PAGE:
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Parkinson's Movement
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Blood Tests

I recently had a routine appointment with my Parkinsons Nurse. I have gained quite a lot of weight, which is linked to the Requip I am taking. However, I have never had any tests for Parkinsons. I was given a few mobility tests and that was how I was diagnosed. However, this time the Nurse asked when I last had blood tests. I said never. So she is arranging with my GP to get these done. Has anyone had blood tests and what will they prove. if anything?

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I have blood tests for my general health about 2 - 3 times a year. I don't think there are blood tests for Parkinson's.


Anyone on longterm medication is likely to have a blood test once or twice a year. Usually its a liver function test, just a routine to make sure the liver is working effectively, it has to cope with the extra load of medications. They make check for anaemia etc as well. Thats my understanding anyway.

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Thanks for your reply. The Nurse mentioned a test, I can't remember which one, as I mentioned that my balance is not always wonderful and she said it could be that some tablet needs adjusting.



My PD diagnosis was done by the neurologist watching me walk and asking me questions; no blood tests whatsoever.

So far as you know, could the blood test also include looking at your sugar levels?



blood tests cannot detect PD ; only movement tests


Hi Sue,it's been a while. Re blood tests - I believe that blood sugars are almost always checked when a sample is taken. My blood is checked every 3 months for liver & kidney function as they can be affected by the amount & concentration of the meds. Possibly your nurse is being thorough & checking such factors as thyroid levels which are often overlooked because they aren't associated with PD. if this is the case I you are fortunate as recently there have been several reports on the site of conditions being overlooked ...in my case I had bad angina which wasn't picked up. As regards your blood test it depends on what they are looking for. After 7.5 of my 9 years taking Requip I had to gradually comedown from 16 mg daily to my present 8 mg due to weight gain, oedema round my feet & ankles & dizziness. To compensate I started Sinemet & I'm now stable weight & fluid wise but still have these dizzy spells.


Yes, it has been a while. I am having problems with weight gain which my nurse says is probably down to the Requip. But what do you do? My meds are quite good at the moment, change them, and who knows? I think she is just being cautious especially as I have been having slight balance problems. How are you getting on?


Sue, Isn't it strange how the symptoms of Parkinson's and the side effects of meds vary so much from one PWP to the next? I have been on 8mg. of Requip (as ropinerole) for two years, and can eat anything without gaining weight. My medical provider tests blood every three months and, since they draw five vials of blood each time, they must do a series of tests for the patient's file.. As for your diagnosis of Parkinson's, you probably have more information on symptoms than most doctors.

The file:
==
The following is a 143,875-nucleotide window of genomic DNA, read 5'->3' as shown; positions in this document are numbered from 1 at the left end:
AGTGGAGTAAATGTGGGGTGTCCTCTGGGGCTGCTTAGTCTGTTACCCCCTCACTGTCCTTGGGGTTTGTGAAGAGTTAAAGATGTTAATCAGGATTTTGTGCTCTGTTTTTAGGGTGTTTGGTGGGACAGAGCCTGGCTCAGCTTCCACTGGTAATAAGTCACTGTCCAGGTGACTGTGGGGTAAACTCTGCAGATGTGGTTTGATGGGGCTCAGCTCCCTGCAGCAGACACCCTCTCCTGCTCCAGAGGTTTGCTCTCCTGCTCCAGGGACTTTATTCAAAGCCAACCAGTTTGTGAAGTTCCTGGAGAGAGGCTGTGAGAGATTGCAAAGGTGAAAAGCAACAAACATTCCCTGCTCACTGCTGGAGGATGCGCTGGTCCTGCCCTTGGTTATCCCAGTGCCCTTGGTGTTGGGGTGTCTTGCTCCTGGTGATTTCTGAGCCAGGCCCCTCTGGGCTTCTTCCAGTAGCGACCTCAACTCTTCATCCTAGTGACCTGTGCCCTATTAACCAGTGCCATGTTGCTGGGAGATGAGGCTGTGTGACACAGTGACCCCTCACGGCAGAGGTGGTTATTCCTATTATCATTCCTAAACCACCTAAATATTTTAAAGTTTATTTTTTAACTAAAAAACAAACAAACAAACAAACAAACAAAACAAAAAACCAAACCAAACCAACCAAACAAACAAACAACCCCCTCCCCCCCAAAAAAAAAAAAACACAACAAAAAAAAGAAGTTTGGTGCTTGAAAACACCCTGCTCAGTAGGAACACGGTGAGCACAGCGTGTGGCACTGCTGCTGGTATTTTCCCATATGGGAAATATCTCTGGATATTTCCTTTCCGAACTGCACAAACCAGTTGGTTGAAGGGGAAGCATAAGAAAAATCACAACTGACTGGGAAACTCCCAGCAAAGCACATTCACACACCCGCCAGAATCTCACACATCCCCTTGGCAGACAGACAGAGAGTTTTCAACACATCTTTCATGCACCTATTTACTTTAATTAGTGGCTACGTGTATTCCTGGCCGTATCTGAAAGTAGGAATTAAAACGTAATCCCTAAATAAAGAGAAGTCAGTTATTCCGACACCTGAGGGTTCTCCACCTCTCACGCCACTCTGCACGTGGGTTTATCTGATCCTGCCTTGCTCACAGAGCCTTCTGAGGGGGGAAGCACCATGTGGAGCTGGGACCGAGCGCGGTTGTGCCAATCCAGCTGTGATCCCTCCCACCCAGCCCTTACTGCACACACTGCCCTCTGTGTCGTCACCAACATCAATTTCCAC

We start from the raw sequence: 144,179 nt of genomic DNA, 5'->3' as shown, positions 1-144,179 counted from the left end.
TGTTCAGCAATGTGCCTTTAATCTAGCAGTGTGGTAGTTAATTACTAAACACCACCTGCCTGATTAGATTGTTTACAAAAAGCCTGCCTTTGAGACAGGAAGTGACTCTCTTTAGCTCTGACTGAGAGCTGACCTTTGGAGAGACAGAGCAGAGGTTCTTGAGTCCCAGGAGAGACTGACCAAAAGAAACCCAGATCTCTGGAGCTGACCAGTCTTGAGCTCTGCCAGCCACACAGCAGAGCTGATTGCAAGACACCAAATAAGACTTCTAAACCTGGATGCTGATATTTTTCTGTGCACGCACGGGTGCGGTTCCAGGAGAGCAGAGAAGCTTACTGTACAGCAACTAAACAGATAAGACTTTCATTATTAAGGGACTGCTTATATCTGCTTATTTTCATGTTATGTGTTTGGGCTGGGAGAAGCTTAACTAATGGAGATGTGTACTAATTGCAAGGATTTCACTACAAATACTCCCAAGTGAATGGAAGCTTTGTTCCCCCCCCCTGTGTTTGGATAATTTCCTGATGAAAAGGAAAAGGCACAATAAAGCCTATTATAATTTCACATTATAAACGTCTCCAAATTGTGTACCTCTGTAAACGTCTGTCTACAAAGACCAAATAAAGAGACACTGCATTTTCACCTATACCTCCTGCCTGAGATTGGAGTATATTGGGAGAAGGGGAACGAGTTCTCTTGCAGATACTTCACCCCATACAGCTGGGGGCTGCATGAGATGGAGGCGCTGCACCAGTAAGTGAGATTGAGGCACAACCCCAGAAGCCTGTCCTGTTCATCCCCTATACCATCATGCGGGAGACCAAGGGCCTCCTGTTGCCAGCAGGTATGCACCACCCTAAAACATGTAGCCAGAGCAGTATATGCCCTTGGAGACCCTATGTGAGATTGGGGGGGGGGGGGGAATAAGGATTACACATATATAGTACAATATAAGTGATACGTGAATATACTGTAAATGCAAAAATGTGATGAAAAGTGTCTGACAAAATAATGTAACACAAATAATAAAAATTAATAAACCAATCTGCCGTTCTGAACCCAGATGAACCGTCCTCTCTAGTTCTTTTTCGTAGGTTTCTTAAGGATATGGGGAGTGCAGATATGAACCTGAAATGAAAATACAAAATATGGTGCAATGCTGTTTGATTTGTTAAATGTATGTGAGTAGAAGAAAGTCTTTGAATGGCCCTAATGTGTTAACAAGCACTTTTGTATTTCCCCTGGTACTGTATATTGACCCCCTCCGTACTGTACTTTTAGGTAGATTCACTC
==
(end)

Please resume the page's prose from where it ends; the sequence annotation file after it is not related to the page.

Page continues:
Wishing you well,.


Hi Ronn. Lovely to hear from you. I don't post very often since the changes, but I really miss the regulars on HU. As for your comment about me having more information than most Drs, I hope I don't come across as a know it all, as this could not be further from the truth. A little knowledge is a dangerous thing. Sue


Sue, I meant the doctor comparison in the best sense.


PWP are best advised caution when it comes to heart disease. Do have your blood labs as well as blood pressure results, then enter data into :

Heart Attack Risk Assessment


(mine) March 18, 2014

Blood Pressure: 130/70 (systolic/diastolic)

LDL ~ 158

HDL ~ 67

Ketones ~ neg

Triglycerides ~ 75

Cholesterol ~ 240

BMI (body mass index) ~ 25.81

A person with a BMI of 18.5 to 24.9 is considered to be at a healthy weight. A person with a BMI of 25-29.9 is considered to be overweight. A BMI over 30 is considered obese. A BMI of 40 or above indicates that a person is morbidly obese. This can increases a person's risk of death from any cause by 50% to 150%.

AHA (American Heart Assoc.) Recommendation

We recommend using the absolute numbers for total blood cholesterol and HDL cholesterol levels. They're more useful to physicians than the cholesterol ratio in determining the appropriate treatment for patients.

Some physicians and cholesterol technicians use the ratio of total cholesterol to HDL cholesterol in place of the total blood cholesterol. The ratio is obtained by dividing the HDL cholesterol level into the total cholesterol. For example, if a person has a total cholesterol of 200 mg/dL and an HDL cholesterol level of 50 mg/dL, the ratio would be 4:1. The goal is to keep the ratio below 5:1; the optimum ratio is 3.5:1.


My Heart Attack Risk Assessment shows LOW risk.


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